SeaFox 8 years, 7 months ago

Shardwurm (Anonymous) said… "I say let them go. The universities are spewing teachers out loaded down with $80,000 of debt by the thousands every year. Any one of them would step up and take a job if they could get one. Sure beats waiting tables and bar-tending.

These 'professionals' should understand that they are very replaceable."

Yup. Because experience isn't worth anything in a teacher. :rolleyes:

tigerman03 8 years, 7 months ago

Pay RAISE?!? I understand their dilemma, BUT right now there are a lot of folks who are NOT getting raises and 6 job seekers for every open position out there. I agree that teachers have a tough profession, but in these tough times, I think they should be grateful that they HAVE jobs! My wife's been looking for work for more than a year now and can't find employment. Message to Teacher's Union: GET REAL and be grateful for the work!!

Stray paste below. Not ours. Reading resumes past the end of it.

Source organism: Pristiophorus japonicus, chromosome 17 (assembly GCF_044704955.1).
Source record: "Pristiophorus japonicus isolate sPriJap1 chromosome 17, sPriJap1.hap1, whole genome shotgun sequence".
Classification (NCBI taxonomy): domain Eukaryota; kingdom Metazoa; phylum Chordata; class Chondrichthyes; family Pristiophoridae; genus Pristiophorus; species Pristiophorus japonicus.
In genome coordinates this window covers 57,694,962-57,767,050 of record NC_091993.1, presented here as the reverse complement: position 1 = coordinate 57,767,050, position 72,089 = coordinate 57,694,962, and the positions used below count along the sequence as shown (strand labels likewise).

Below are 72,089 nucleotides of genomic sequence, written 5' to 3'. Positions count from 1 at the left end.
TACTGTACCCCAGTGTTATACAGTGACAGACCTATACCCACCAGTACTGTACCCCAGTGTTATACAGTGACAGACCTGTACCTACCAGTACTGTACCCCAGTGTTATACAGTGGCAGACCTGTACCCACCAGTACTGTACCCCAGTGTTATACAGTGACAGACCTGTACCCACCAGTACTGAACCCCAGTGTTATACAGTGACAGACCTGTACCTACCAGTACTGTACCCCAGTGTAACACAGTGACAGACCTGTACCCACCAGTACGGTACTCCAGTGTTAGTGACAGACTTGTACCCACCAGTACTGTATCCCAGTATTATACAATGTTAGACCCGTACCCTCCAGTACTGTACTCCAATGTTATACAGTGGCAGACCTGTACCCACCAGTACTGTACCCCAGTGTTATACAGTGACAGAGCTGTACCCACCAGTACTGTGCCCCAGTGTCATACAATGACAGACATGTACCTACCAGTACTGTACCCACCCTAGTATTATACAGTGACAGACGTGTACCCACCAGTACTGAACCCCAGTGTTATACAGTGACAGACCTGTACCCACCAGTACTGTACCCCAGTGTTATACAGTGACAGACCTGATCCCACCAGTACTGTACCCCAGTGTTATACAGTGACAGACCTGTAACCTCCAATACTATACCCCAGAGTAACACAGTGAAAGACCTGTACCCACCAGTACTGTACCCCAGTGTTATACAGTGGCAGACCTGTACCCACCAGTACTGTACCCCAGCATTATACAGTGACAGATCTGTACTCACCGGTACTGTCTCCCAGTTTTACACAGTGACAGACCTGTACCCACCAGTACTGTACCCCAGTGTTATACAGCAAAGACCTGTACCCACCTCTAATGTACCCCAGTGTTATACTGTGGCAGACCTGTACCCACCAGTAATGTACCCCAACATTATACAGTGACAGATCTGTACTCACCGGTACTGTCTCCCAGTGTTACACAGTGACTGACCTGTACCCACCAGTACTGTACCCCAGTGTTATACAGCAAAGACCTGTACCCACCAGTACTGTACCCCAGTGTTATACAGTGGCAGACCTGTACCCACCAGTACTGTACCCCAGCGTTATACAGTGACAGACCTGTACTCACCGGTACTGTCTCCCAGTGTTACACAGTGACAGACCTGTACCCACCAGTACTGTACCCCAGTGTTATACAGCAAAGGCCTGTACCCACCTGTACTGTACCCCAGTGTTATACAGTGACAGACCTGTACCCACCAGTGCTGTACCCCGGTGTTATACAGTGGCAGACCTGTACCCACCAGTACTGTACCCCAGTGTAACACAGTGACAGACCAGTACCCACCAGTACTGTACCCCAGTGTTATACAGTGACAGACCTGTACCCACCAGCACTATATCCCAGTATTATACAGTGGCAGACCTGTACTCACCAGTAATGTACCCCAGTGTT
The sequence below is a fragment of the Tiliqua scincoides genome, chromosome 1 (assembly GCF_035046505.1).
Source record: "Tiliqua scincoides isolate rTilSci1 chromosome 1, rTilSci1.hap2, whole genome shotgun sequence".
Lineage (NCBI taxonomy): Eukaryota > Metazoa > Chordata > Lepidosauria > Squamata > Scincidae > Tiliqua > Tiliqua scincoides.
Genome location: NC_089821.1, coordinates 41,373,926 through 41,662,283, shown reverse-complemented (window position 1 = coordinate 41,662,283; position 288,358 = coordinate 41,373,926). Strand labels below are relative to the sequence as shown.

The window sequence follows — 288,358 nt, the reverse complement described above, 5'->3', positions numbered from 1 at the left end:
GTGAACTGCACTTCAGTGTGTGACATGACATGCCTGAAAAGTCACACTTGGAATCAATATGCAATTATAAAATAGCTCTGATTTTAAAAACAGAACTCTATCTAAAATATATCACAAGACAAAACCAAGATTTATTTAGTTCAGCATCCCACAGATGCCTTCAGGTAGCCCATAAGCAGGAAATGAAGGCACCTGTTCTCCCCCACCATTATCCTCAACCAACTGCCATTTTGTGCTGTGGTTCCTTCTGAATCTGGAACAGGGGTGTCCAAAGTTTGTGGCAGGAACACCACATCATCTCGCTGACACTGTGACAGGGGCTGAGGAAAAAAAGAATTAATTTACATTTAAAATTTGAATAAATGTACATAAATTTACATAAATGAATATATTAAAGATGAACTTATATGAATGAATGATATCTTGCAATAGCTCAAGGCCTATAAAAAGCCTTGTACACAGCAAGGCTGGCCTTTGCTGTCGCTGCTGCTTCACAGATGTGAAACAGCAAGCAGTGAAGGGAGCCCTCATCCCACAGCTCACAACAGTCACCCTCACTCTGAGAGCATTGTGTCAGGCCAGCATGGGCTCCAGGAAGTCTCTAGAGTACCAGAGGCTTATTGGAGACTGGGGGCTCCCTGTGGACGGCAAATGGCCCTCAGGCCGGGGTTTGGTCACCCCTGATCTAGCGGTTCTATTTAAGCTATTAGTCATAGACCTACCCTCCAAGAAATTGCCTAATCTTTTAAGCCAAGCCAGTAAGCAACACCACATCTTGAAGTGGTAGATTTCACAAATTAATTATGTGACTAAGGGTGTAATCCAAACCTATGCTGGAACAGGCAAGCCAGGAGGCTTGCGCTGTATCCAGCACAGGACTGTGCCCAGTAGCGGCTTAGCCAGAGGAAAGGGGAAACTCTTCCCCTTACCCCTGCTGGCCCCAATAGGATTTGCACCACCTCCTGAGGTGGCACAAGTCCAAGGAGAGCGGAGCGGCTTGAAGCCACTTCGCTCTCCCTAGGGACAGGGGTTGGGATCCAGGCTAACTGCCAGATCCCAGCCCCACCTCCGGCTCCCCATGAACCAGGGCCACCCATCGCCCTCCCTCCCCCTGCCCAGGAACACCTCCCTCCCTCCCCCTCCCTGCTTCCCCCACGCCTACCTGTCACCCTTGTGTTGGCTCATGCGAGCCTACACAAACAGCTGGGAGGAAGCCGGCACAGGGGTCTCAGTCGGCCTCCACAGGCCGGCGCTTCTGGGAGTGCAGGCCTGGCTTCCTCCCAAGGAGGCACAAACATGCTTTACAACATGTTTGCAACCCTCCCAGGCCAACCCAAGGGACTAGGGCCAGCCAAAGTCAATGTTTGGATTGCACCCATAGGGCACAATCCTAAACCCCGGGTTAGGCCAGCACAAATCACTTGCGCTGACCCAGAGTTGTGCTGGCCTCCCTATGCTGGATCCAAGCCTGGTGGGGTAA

jhawk926 8 years, 7 months ago

Well said thelonious. However, being an educator myself, I have to say when there is no money, there is no money.

kugrad 8 years, 7 months ago